Bitcoin, cryptocurrency, and blockchain awareness got a big boost from bitcoin’s epic 2017 bull run, which has been furthered by some of the world’s biggest technology companies jumping into bitcoin and crypto.
The bitcoin price, although it remains far under the near $20,000 per bitcoin it reached in late 2017, has rebounded strongly this year, rising some 200% and helping bitcoin and crypto back into the mainstream conversation.
Now, bitcoin, crypto, and blockchain have become a big 2020 U.S. presidental issue thanks to Democratic presidential hopeful Andrew Yang endorsing blockchain, bitcoin’s underlying technology, shortly after U.S. president Donald Trump tweeted about bitcoin and U.S. Tresury secretary Steven Mnuchin shocked the crypto industry by labelling bitcoin a national security issue.
Yang, who is heavily campaining on the risks of automation to the economy, has promised to implement a blockchain-based mobile voting system if he wins upcoming U.S. presidential election.
“It’s ridiculous that in 2020 we are still standing in line for hours to vote in antiquated voting booths,” Yang wrote on his campagin website.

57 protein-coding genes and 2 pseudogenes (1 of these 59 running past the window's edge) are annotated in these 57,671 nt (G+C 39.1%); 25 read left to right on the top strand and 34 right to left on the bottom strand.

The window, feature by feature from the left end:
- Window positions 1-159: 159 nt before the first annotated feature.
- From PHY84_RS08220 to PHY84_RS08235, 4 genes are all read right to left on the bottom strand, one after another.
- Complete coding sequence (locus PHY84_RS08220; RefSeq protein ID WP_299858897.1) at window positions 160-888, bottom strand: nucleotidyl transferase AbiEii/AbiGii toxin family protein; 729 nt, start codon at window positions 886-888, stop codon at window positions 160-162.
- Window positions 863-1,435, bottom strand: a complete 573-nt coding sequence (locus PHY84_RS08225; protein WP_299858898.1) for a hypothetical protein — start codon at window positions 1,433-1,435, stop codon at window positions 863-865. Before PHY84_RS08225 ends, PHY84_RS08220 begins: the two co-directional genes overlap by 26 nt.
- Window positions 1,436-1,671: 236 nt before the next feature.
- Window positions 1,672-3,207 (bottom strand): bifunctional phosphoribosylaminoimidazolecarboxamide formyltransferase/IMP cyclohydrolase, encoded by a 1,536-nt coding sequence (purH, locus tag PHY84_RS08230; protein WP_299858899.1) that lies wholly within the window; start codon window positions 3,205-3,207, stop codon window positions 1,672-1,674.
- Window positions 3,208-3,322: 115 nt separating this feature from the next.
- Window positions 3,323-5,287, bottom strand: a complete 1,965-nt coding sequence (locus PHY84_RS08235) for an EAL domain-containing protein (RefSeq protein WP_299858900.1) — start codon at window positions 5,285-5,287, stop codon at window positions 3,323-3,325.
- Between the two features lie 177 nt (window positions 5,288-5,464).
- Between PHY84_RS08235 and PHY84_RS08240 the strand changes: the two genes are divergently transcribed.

“It is 100% technically possible to have fraud-proof voting on our mobile phones today using the blockchain. This would revolutionize true democracy and increase participation to include all Americans—those without smartphones could use the legacy system and lines would be very short.”
It’s not the first time Yang has spoken about bitcoin, crypto and blockchain.
In April, Yang called for clearer guidelines for companies and individuals on bitcoin and cryptocurrency acceptance and investments—while also talking up blockchain.
Just last month, Humanity Forward Fund, a political action committee supporting Yang, announced it would begin accept bitcoin donations.
Elsewhere, the outspoken former Republican congressman and presidential candidate Ron Paul has also voiced his support of bitcoin, cryptocurrencies and blockchain, telling CNBC last month more competition between currencies is a good thing.
The 2020 U.S. presidential election, now under 18 months away, is already gearing up to be the fiercest election ever fought in the U.S.—with both sides determined to prevent the other from winning.
The bitcoin and cryptocurrency world was left reeling after Trump unleashed a scathing attack on bitcoin and cryptocurrencies, branding them “unregulated crypto assets” and based on “thin air,” following social media giant Facebook’s unveiling of its potential bitcoin rival, libra.
Trump has long had a fractious relationship with Facebook, which he has accused of trying to swing the 2016 U.S. presidential election in favour of Hilary Clinton and which has also been accused of failing to prevent U.S. voters of seeing illegal pro-Trump ads.
Trump’s attack on bitcoin and crypto was called “the largest bull signal for [bitcoin] ever,” by one crypto industry executive.